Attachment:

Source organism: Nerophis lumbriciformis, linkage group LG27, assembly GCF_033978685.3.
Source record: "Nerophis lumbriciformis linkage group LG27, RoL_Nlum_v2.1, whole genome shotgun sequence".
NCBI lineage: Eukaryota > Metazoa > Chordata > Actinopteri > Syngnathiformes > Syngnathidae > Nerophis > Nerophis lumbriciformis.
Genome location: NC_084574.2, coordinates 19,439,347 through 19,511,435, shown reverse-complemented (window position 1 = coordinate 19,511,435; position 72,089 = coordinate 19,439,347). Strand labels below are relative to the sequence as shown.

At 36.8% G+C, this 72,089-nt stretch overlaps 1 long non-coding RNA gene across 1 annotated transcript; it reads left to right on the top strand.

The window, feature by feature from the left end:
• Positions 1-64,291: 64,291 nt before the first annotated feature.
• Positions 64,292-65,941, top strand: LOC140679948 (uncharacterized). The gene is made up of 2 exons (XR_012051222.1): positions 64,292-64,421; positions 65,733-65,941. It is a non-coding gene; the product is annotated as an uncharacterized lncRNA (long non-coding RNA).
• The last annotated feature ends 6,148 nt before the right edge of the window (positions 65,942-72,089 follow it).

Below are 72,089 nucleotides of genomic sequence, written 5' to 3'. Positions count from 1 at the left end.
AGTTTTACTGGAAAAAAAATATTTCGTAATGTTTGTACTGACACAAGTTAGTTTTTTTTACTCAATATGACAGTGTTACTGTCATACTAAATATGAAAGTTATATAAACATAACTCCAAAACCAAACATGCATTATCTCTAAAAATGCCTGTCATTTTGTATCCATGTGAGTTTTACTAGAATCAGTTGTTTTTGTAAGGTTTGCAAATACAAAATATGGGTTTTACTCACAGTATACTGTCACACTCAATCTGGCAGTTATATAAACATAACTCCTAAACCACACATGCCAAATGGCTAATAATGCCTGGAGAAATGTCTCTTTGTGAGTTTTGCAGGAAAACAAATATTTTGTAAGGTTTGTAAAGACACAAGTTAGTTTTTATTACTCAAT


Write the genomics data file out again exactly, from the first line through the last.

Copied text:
Source organism: Nerophis lumbriciformis, linkage group LG27, assembly GCF_033978685.3.
Source record: "Nerophis lumbriciformis linkage group LG27, RoL_Nlum_v2.1, whole genome shotgun sequence".
NCBI lineage: Eukaryota > Metazoa > Chordata > Actinopteri > Syngnathiformes > Syngnathidae > Nerophis > Nerophis lumbriciformis.
Genome location: NC_084574.2, coordinates 19,439,347 through 19,511,435, shown reverse-complemented (window position 1 = coordinate 19,511,435; position 72,089 = coordinate 19,439,347). Strand labels below are relative to the sequence as shown.

At 36.8% G+C, this 72,089-nt stretch overlaps 1 long non-coding RNA gene across 1 annotated transcript; it reads left to right on the top strand.

The window, feature by feature from the left end:
• Positions 1-64,291: 64,291 nt before the first annotated feature.
• Positions 64,292-65,941, top strand: LOC140679948 (uncharacterized). The gene is made up of 2 exons (XR_012051222.1): positions 64,292-64,421; positions 65,733-65,941. It is a non-coding gene; the product is annotated as an uncharacterized lncRNA (long non-coding RNA).
• The last annotated feature ends 6,148 nt before the right edge of the window (positions 65,942-72,089 follow it).

Below are 72,089 nucleotides of genomic sequence, written 5' to 3'. Positions count from 1 at the left end.
AGTTTTACTGGAAAAAAAATATTTCGTAATGTTTGTACTGACACAAGTTAGTTTTTTTTACTCAATATGACAGTGTTACTGTCATACTAAATATGAAAGTTATATAAACATAACTCCAAAACCAAACATGCATTATCTCTAAAAATGCCTGTCATTTTGTATCCATGTGAGTTTTACTAGAATCAGTTGTTTTTGTAAGGTTTGCAAATACAAAATATGGGTTTTACTCACAGTATACTGTCACACTCAATCTGGCAGTTATATAAACATAACTCCTAAACCACACATGCCAAATGGCTAATAATGCCTGGAGAAATGTCTCTTTGTGAGTTTTGCAGGAAAACAAATATTTTGTAAGGTTTGTAAAGACACAAGTTAGTTTTTATTACTCAAT